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The GNU C library is compatible with the C standard adopted by the American National Standards Institute (ANSI): American National Standard X3.159-1989---"ANSI C". The header files and library facilities that make up the GNU library are a superset of those specified by the ANSI C standard.

If you are concerned about strict adherence to the ANSI C standard, you should use the `-ansi' option when you compile your programs with the GNU C compiler. This tells the compiler to define only ANSI standard features from the library header files, unless you explicitly ask for additional features. See section Feature Test Macros, for information on how to do this.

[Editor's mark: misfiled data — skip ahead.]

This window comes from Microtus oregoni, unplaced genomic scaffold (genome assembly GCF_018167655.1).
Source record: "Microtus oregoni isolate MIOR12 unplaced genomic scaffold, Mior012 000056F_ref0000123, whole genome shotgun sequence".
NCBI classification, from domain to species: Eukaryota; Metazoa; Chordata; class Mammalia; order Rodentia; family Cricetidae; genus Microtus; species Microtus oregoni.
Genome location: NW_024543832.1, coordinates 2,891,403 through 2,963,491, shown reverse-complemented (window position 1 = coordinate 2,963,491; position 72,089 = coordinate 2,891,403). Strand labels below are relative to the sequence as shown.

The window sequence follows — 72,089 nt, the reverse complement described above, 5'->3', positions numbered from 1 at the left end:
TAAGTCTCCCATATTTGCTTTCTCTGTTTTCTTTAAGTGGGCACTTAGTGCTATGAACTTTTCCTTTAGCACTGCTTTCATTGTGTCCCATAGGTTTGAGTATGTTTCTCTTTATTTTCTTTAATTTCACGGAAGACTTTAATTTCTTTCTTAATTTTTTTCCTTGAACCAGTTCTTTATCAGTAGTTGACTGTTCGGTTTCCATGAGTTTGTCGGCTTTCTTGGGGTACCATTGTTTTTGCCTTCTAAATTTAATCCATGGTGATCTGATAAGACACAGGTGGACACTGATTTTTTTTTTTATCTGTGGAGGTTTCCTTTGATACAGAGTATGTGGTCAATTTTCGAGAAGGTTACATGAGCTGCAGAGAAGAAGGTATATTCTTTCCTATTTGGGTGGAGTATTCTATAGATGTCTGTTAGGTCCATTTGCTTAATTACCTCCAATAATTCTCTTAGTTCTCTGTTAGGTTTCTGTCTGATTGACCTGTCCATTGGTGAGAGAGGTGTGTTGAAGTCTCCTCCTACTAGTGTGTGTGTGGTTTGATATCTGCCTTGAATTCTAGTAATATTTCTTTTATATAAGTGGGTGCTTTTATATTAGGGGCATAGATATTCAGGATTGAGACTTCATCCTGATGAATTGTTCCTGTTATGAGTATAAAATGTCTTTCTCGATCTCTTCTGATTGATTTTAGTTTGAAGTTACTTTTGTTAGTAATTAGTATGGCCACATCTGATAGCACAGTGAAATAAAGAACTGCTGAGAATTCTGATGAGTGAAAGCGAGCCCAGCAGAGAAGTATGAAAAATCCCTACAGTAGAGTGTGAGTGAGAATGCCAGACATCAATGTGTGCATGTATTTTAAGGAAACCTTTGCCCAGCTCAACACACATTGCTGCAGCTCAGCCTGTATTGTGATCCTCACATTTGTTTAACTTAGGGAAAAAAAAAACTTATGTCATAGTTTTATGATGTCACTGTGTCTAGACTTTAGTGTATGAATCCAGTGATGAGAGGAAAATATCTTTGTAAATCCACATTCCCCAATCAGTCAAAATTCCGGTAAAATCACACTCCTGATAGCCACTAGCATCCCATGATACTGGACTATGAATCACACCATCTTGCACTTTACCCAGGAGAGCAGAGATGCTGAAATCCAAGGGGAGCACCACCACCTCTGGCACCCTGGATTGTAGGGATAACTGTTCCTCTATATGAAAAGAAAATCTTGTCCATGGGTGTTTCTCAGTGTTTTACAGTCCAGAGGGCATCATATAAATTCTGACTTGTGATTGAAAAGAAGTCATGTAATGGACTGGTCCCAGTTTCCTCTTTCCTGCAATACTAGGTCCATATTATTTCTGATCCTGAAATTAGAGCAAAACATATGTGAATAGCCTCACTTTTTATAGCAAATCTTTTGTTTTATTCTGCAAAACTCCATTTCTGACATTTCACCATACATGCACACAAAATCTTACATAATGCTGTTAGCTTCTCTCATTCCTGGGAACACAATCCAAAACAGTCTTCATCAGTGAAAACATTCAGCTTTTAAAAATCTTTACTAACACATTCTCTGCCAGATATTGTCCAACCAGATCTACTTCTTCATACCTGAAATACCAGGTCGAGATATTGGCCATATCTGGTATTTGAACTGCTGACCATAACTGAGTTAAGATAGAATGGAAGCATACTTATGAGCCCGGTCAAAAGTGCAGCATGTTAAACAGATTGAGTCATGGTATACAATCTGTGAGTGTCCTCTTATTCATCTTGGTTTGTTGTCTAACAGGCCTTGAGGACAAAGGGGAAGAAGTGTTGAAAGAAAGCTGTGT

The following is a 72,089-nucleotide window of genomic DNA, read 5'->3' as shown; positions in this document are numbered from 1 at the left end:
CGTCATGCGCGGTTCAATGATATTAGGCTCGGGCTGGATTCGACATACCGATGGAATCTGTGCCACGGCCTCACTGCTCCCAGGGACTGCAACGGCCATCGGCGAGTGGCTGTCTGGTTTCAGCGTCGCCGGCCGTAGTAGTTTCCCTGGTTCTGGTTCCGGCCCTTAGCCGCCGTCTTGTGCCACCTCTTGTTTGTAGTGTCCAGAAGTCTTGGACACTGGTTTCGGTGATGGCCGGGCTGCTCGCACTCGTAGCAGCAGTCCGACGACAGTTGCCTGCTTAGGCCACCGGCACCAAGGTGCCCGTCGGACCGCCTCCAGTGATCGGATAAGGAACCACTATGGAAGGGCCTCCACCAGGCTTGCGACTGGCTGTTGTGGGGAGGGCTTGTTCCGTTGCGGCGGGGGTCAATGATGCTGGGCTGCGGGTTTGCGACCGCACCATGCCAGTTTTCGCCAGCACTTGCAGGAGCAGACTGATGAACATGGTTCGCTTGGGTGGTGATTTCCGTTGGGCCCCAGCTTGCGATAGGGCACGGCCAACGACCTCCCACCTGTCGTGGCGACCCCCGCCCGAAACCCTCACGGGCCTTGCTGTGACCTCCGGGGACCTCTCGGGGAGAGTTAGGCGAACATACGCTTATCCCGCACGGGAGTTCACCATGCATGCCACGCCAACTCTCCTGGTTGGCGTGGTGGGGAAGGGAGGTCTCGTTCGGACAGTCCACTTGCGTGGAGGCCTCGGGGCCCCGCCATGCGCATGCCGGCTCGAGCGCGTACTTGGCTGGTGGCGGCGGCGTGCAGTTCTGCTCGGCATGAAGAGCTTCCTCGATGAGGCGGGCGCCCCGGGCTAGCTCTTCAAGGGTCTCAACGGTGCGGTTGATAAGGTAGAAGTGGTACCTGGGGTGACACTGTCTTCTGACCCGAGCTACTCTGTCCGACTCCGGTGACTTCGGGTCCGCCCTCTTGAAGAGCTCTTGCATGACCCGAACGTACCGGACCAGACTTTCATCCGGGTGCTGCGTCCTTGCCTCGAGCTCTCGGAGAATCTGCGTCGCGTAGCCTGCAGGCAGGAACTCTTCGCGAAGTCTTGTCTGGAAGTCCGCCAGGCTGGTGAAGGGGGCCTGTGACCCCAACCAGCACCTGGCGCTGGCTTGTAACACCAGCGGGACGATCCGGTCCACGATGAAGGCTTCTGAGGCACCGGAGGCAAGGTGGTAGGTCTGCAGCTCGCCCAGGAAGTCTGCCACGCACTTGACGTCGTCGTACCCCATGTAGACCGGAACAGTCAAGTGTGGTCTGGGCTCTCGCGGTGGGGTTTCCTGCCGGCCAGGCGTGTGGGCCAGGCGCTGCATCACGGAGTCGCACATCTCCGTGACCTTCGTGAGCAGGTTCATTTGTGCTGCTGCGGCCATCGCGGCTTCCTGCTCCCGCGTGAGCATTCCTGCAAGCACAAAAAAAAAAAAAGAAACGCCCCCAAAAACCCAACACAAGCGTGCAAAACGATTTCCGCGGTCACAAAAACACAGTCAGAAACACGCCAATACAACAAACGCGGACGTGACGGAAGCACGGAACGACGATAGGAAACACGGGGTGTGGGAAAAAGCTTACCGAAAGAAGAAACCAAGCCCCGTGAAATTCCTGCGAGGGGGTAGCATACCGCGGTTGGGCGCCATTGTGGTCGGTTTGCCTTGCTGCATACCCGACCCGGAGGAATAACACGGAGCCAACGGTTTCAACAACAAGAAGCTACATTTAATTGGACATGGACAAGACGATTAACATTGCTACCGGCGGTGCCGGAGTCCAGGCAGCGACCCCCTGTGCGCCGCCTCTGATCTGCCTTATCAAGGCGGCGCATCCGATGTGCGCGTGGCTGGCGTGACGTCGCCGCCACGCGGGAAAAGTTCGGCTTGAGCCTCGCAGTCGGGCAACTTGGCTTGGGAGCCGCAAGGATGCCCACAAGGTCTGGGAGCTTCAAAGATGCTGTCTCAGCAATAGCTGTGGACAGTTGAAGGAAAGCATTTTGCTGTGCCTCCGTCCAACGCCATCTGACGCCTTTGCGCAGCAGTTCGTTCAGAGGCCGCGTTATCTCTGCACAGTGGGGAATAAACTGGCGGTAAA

Being able to restrict the library to include only ANSI C features is important because ANSI C puts limitations on what names can be defined by the library implementation, and the GNU extensions don't fit these limitations. See section Reserved Names, for more information about these restrictions.

This manual does not attempt to give you complete details on the differences between ANSI C and older dialects. It gives advice on how to write programs to work portably under multiple C dialects, but does not aim for completeness.

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